The Promise:

New York’s Smart Schools Bond Act was billed as a way to get schools up to technological snuff.

The Reality:

The costly, cumbersome program is a poor substitute for smart budgeting.

Despite never-ending complaints about the burdens of local property taxes, New Yorkers do like to see public money go for education, especially when it comes back from the state to their local district.

That no doubt explains why in 2014 voters approved the Smart Schools Bond Act, which authorized $2 billion in state borrowing for grants to local districts for all kinds of technology enhancements.

The definition of what projects qualified, however, was wide enough to drive a fleet of school buses through. So far the money has gone to buy tablet and laptop computers for children, upgrade classroom technology and pay for construction of new classrooms. In New York City’s overcrowded schools, funds are paying for new classroom space for pre-K programs. Some districts in western New York proposed using the funds to install facial recognition software for their security systems, drawing the ire of civil libertarians.

When the Smart Schools act was presented as a ballot proposition, critics said it would increase the state’s debt and take many years to pay off. The repayment period for borrowing on equipment and systems purchases would be eight years, which would mean taxpayers will still be paying off debt on technology even after it became obsolete. Construction bonds would be long-term debt, stretching 20 to 30 years.

Now the state is facing complaints by districts that the process to obtain their piece of the pie is too lengthy and complicated. A study by the Empire Center called the rollout to local districts “sluggish and haphazard.” The fiscally conservative center also questioned how the borrowed money is being spent, with such a sizable portion going for construction, not the new technology on which the bond issue was sold to voters.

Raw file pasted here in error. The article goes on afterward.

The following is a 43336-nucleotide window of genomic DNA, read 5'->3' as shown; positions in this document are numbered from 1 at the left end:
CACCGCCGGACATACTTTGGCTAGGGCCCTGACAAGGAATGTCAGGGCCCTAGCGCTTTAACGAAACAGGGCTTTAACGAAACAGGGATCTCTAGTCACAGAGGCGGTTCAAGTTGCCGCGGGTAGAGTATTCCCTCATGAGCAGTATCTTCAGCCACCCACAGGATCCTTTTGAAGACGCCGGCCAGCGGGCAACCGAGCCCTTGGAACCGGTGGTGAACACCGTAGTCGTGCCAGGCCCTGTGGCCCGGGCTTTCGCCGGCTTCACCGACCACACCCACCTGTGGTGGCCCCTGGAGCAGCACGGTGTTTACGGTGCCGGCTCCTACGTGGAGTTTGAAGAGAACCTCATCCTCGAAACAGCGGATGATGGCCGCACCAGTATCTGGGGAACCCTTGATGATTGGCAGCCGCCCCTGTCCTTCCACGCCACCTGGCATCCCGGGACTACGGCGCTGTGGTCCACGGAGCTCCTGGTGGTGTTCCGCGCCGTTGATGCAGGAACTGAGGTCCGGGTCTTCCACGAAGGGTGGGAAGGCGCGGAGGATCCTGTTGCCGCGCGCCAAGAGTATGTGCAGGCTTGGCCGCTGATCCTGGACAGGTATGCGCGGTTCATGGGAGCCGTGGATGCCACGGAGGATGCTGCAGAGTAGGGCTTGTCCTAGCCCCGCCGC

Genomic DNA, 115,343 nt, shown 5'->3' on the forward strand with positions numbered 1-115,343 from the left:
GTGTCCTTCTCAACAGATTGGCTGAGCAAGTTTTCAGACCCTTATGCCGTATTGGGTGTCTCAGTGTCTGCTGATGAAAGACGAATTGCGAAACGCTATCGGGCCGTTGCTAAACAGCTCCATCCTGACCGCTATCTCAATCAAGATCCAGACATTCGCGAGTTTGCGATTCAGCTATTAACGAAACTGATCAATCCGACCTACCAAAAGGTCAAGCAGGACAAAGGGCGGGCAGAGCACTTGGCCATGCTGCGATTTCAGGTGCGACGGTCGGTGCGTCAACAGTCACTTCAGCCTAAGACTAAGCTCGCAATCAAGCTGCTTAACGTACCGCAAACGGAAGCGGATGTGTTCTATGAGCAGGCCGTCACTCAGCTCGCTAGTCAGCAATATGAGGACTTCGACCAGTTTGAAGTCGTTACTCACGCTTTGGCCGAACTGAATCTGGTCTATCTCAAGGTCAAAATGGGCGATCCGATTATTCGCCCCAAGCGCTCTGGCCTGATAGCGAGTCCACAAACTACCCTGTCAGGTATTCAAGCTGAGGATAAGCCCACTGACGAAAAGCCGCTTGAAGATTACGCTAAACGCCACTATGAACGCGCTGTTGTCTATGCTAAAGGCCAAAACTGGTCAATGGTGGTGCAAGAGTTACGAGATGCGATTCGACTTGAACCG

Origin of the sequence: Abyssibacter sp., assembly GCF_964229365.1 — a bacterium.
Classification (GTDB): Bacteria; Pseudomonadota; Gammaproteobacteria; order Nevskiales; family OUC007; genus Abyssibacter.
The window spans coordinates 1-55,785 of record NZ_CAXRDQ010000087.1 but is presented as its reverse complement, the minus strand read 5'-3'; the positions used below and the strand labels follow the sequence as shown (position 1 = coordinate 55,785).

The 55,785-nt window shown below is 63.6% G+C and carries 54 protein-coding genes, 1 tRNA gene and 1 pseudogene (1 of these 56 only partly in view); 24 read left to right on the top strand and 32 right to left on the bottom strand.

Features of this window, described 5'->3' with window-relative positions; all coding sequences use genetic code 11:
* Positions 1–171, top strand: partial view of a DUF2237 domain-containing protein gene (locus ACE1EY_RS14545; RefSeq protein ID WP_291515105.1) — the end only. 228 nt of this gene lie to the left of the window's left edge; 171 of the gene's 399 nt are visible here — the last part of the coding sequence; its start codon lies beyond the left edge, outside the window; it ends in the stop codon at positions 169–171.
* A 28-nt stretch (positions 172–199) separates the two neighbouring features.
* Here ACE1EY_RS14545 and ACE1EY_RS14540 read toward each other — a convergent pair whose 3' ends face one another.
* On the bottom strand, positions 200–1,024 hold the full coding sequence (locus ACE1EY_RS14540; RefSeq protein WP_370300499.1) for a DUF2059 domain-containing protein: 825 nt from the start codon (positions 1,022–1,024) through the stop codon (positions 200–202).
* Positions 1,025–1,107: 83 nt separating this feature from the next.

Schools say that the Education Department doesn’t have enough staff to process applications efficiently, and that delays take so much time that the cost of technology sometimes goes up while they’re waiting. The grants require final approval of a review board consisting of Education Commissioner MaryEllen Elia, SUNY Chancellor Kristina Johnson and state Budget Director Robert Mujica, or their designees. The state Association of School Business Officials has urged the Education Department to add more resources to expedite approvals.

Schools unquestionably need to be on top of the newest technologies. But borrowing for an ongoing need like up-to-date computers and software isn’t the way. What happens when the money runs out? Do we pass another proposition and borrow more?

Instead of running a convoluted grants process and adding to the state’s long-term debt, Gov. Andrew Cuomo and the Legislature should come up with a budget that ensures New York’s students are prepared to succeed. Much of this should be paid for like any other operating expense — out of regular state education funding. And it could be, if the state ever got up to the level of spending it promised before the budget crisis brought on by the 2008 recession.

It doesn’t take a complex computer program to solve this, just political will and the right priorities.

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About

The Empire Center is an independent, non-partisan, non-profit think tank located in Albany, New York. Our mission is to make New York a better place to live and work by promoting public policy reforms grounded in free-market principles, personal responsibility, and the ideals of effective and accountable government.